Many people still misunderstand HEPA filtration system. Even many of the industrial experts are unaware of what HEPA filtration exactly is. The HEPA filtration system is often mistakenly taken as vacuum HEPA. In this post, we will try to answer these questions and clear various misconceptions going around for HEPA filtration system.
HEPA filtration systems are rated in terms of percentage of particles they filter and as per the size of the particles. HEPA specifications gives reading as 99.97 percent at 0.3 microns, meaning that the filter will trap 99.97 percent of particles of as little as 0.3 microns. In order to be categorized as HEPA, the filter must trap particles as little as 0.3 microns.
The lowest HEPA class is H10, with 85 percent of the particles being trapped. The highest range of HEPA filter class is H14, which must filter 99.995 percent of the particles. Hence, HEPA is generally a rating scale that determines a filtration level. All these classifications need to filter particles as little as 0.3 microns; however, the difference between these classes is based on the percentage of particles being trapped by the filter.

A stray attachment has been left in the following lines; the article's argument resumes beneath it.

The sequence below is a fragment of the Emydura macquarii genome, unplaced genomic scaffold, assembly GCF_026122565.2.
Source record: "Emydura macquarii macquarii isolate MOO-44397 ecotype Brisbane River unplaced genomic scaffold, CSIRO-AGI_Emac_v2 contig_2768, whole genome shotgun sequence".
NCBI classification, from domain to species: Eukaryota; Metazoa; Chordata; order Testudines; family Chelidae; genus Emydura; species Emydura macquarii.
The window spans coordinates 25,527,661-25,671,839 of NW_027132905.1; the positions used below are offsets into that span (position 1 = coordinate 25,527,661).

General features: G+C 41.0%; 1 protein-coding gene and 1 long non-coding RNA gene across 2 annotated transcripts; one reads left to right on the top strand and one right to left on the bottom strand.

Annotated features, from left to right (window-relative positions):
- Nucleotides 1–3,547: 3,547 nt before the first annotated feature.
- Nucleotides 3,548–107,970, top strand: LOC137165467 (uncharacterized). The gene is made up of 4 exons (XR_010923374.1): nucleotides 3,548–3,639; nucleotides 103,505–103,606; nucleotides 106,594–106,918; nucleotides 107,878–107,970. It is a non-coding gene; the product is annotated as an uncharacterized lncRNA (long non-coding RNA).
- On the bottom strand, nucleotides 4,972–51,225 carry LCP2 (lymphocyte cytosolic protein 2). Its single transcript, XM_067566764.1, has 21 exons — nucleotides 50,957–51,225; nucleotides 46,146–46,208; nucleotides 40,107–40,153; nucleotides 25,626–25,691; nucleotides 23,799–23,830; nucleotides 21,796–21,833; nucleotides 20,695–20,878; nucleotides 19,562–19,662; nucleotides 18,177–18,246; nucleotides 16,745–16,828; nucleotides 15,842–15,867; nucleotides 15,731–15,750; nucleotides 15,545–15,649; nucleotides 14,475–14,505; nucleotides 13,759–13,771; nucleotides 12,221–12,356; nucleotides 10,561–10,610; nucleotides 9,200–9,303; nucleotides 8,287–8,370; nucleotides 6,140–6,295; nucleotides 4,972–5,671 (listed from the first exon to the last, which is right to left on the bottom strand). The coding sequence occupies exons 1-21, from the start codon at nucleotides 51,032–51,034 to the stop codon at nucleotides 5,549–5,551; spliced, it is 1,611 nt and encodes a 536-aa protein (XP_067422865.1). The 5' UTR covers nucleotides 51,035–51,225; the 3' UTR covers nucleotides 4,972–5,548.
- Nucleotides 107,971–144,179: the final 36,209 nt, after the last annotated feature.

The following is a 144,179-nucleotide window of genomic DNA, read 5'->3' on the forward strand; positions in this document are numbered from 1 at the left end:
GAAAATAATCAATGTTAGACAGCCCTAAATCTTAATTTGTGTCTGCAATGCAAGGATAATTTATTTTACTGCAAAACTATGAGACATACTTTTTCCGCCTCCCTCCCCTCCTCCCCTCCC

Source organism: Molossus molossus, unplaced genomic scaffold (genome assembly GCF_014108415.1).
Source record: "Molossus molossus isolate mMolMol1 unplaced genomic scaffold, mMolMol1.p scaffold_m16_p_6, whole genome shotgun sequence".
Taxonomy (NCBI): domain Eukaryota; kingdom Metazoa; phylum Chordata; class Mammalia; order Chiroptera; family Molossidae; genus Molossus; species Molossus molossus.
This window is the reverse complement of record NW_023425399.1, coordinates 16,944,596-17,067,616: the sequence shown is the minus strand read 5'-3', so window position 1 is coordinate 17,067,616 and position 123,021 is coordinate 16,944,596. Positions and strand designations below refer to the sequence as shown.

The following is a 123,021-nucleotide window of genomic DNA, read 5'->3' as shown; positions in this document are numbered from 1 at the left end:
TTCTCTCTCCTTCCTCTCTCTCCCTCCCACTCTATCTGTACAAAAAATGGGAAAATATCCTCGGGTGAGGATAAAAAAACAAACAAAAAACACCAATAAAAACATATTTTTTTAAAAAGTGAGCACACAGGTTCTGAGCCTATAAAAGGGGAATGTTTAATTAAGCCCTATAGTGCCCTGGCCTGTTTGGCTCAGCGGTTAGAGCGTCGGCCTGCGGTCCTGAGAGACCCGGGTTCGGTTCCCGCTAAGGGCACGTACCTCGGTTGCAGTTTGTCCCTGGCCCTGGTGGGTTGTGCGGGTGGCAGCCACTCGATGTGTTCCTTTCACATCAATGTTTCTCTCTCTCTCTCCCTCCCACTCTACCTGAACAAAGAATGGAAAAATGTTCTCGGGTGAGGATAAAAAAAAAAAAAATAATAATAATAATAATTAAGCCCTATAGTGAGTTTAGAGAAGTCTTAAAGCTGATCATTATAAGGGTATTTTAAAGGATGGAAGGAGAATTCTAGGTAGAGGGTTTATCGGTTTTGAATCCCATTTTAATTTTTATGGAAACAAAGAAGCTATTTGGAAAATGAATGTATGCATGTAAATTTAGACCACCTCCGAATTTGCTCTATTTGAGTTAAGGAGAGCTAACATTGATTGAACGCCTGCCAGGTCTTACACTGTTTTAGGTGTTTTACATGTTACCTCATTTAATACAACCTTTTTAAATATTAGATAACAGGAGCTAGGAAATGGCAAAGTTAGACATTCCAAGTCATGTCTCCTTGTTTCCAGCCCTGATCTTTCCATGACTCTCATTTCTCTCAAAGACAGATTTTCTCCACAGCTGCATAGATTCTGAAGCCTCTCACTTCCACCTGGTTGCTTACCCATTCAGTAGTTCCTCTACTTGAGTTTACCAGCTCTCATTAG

What does a customer look for when he asks about HEPA filtration?
In vacuum industry, HEPA filtration system actually implies a specific level of HEPA filtration. A very often encountered question from the customer is whether or not the filter in the vacuum is the HEPA filter. As long as around 85 percent of the particle either 0.3 microns or smaller, are trapped by the filter, the filter can technically be termed as a HEPA filter.
There are customers who look for HEPA filter to be used in their vacuum, and they suppose that the efficiency rate would be 99.99 percent for particles as tiny as 0.3 or 0.1 microns. It must be noted that in HEPA filter, the efficiency rate could be as low as 85 percent at 0.3 microns.